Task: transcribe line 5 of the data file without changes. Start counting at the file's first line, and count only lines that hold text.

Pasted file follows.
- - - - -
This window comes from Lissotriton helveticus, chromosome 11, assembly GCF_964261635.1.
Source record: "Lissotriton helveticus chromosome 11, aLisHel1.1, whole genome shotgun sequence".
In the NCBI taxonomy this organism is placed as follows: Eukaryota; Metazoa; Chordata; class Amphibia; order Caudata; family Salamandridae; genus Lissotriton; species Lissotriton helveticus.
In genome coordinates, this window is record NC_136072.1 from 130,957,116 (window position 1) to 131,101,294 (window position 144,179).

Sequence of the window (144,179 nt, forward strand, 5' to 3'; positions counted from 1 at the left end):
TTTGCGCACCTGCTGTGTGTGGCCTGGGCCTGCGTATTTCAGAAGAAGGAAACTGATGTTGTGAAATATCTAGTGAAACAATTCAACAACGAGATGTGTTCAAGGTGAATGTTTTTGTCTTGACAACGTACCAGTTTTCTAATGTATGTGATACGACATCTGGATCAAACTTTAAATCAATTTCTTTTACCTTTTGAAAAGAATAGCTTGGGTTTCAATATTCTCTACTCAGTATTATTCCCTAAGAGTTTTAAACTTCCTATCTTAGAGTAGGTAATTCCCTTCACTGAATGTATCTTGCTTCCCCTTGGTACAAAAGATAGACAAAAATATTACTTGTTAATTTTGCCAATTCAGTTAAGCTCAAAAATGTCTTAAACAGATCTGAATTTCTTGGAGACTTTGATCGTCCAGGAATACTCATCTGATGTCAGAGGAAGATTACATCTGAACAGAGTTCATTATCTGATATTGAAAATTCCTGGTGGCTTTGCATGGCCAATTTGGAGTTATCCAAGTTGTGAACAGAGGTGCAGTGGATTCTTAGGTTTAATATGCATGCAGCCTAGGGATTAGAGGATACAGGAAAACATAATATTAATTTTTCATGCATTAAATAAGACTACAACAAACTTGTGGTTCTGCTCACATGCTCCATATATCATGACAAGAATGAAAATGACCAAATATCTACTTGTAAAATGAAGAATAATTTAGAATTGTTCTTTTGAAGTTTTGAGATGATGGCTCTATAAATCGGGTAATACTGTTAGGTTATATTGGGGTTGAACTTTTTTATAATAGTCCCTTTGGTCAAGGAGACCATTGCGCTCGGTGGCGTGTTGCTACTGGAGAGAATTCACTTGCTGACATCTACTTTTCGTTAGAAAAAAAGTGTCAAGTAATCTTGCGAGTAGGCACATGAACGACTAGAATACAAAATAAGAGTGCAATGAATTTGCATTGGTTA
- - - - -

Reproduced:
Sequence of the window (144,179 nt, forward strand, 5' to 3'; positions counted from 1 at the left end):